On December 13, Markham Council approved the City’s 2017 budget and a tax rate increase of 3.46 per cent which includes a 0.5 per cent infrastructure investment. The 3.46 per cent tax rate increase represents an additional $37.85 for the average residential household in Markham. Based on public reports on 2017 municipal tax rate increases, Markham’s nine-year cumulative tax rate increase of 13.89 per cent or 1.54 per cent per year is the lowest among GTA municipalities.

“Markham’s record of fiscal leadership is recognized among municipalities in Ontario,” said Mayor Frank Scarpitti. “We continue to keep our tax rates low at the same time as we are making prudent investments in infrastructure to ensure sufficient funding to address the future rehabilitation and replacement of assets for the next 25 years. Unfortunately, the benefits of our budget have been undermined by last night’s Toronto Council decision on road tolls.”

Using road tolls to finance Toronto’s transportation infrastructure places an unfair tax on Markham commuters. The annual cost of proposed Toronto tolls for Markham commuters is estimated at $1,200 a year per vehicle. The financial impact of this road toll is greater than the total property tax increases over the last several decades in Markham, or equivalent to Markham’s current portion of property tax for the average homeowner.

Markham’s 2017 budget is $443.34 million, which includes $201.78 million for operating costs, $121.17 million in waterworks, $81.47 million in capital projects, $13.61 million in library services, $9.15 million in planning and design, $8.80 million in building services and $7.36 million in engineering services.

“When we had our first budget committee meeting, City staff were asked to identify efficiencies and mitigating strategies to deliver a budget that is realistic, fiscally responsible and continues to effectively address the diverse needs of our growing community,” said Budget Chief Councillor Logan Kanapathi. “Markham’s nine-year budget record has shown municipal leadership in minimizing the impact of tax rates on families and household budgets during challenging economic times. At the same time we are continuing to invest in important local community infrastructure such as the new community centre and library in southeast Markham and many new parks.”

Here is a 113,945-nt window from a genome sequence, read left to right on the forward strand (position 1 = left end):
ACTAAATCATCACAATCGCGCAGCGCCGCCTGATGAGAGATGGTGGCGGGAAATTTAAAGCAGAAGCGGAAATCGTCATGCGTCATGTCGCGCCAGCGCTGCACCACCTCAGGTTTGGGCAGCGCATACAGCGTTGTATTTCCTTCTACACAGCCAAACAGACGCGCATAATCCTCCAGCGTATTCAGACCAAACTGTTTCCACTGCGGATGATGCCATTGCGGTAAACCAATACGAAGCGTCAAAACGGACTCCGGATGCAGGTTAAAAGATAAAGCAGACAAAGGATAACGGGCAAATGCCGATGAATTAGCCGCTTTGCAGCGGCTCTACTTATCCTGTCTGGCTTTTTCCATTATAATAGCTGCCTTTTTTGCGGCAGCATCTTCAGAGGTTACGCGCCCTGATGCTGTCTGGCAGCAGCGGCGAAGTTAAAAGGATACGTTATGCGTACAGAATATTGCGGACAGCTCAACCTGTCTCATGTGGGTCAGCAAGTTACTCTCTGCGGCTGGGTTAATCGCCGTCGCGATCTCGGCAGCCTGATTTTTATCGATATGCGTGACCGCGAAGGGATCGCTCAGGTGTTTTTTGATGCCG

“Our strategic approach to future planning coupled with prudent management by Council and staff means that Markham is in a strong and sustainable financial position,” said Budget Vice-Chair Councillor Amanda Collucci. “At the same time, our 2017 budget commits over $12 million for the construction of 92 acres of parkland for 16 new parks, $10 million for continuation of our city-wide flood control program, $5 million for safety requirements on the Stouffville GO line as part of the whistle cessation program, and investments in our multi-use pathways.”

Markham collects property taxes on behalf of York Region and the Province of Ontario, with 51 per cent of all Markham taxes going to York Region. The City of Markham retains about 25 per cent of the taxes collected with the remaining 24 per cent going to the Province for education.

“We have remained focused on the sustainability of our community through investments which encourage economic prosperity, create a vibrant social and cultural experience and enhance our natural environment,” said Mayor Scarpitti. “Keeping tax rates low, while making wise infrastructure and service investments positions Markham as a highly desirable destination.”

Photo: Budget Chief Councillor Logan Kanapathi, Mayor Frank Scarpitti and Budget Vice-Chair Councillor Amanda Collucci give a thumbs up to the 2017 budget.